Garden Action

The premier gardening information source

Growing Brussels Sprouts (continued - page 3)

Harvesting Brussels Sprouts

A hard frost improves the eating quality of sprouts. Remove them from the main stem using a knife - simply breaking them off will injure the main stem. Take the lowest sprouts first and work up the stem as required. Do not remove all the sprouts from one plant and then harvest from the next plant - the lower sprouts mature earlier than the higher ones. 

As the season progresses, remove any leaves towards the base of the plant which turn yellow - they can be a source of infection if left in place. When harvesting is complete, the stem can be cut into pieces and put on the compost heap.

It is possible possible to encourage the early formation of larger sprouts by cutting off the top of the growing tip (2cm or 1in) in September. However, this may mean that the sprouts are less likely to be subject to frost and it will certainly decrease the number of sprouts for harvest. 

Pests and Diseases of Brussels Sprouts

A healthy Brussels Sprouts plant in March

Aphids and flies occasionally affect the plants. Where this is a bad infestation, the only real cure is spraying with chemicals available from the local garden centre.

Club Root can infect Brussels sprouts, it being a fungus in the soil. The cause is almost always bad drainage, and there is no cure. Brassicas should not be grown in this soil for five years in order to eradicate the fungus completely.

Click the picture to enlarge and see the whole plant.

Which Variety?
Brussels Sprouts have undergone a breeding revolution in the last five years with many F1 varieties replacing what were previously firm favourites. Take Peer Gynt for example, it's no longer commonly available. But the new varieties are more disease resistant and produce firmer sprouts. A few of our favourites are listed below.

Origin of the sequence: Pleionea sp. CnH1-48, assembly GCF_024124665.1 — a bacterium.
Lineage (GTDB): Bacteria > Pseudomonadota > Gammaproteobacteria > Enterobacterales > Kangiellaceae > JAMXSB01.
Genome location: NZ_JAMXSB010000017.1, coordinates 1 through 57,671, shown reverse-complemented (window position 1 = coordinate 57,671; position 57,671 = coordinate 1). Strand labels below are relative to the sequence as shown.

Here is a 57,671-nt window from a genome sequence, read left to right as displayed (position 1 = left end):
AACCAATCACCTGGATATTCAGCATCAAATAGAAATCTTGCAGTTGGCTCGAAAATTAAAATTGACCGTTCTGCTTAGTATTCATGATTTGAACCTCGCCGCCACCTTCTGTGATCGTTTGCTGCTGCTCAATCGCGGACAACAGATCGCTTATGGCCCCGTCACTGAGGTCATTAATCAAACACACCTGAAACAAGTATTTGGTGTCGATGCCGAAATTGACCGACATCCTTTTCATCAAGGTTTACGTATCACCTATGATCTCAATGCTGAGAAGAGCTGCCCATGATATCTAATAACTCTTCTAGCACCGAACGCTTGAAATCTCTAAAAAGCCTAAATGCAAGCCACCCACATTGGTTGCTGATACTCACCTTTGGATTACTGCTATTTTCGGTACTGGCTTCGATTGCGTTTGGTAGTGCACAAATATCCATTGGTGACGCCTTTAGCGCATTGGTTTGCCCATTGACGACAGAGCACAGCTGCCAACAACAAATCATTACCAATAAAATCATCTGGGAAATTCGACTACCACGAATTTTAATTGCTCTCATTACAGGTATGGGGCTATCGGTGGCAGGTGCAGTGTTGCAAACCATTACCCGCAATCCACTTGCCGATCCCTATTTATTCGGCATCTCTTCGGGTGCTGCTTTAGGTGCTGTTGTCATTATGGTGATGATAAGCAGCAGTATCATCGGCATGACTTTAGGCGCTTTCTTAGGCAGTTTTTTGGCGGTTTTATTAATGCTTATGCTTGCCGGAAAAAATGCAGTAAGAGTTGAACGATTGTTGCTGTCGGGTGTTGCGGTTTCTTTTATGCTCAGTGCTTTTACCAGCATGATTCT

Varietiey Crops Comments

Brilliant F1 Sep - Oct An extremely early variety with tasty sprouts. Some resistance to powdery mildew.

Clodius Brussels Sprouts
Nov - Jan This our current favourite variety of Brussels Sprouts. When others on the allotment were leaning over, Clodius stood up to the wind well.
It produces sprouts from November through to January. Disease resistance appears excellent and the sprouts are firm and tasty.

Millenium Jan - Mar An excellent late variety which has good frost and disease resistance. A great tasting sprout as well.
Produces a crop from January to March.

Mr Fothergills seems to have one of the best selections of Brussels Sprouts, click here to go there.


Sprouts Home Page         Previous Sprouts Page


Name: Christine Driessen
Date posted: September 17, 2011 - 01:56 pm
Message: My first year. Several of the plants are very tall, 3 or 3 1/2 tall with big leaves, but no sprouts yet (I put the plants, not seeds, in our raised beds in the greenhouse around July 1. It is now middle of September. The ones in pots are short with lots of leaves. When do the sprouts begin appearing, or have I failed? Thank you!

Name: sue
E-mail: Private
Date posted: August 31, 2010 - 12:19 pm
Message: this is the first year i have grown brussel sprouts but they are infested with caterpillas. what advice can you give me?

Name: Sarah Charlton
E-mail: Private
Date posted: August 31, 2010 - 07:21 am
Message: It is the first year of growing Brussels, the sprouts are forming but then unravaling, why is this?

Name: tom
Date posted: August 14, 2010 - 02:12 am
Message: hi please can you help?
My sprout pants are developing clusters of yellow / honneycomp clusters. I took one off it smells like sprout but I dont think it looks right!

I am new to this so is it just the beginning of the sprouts growing or is it fungus or somethig worse?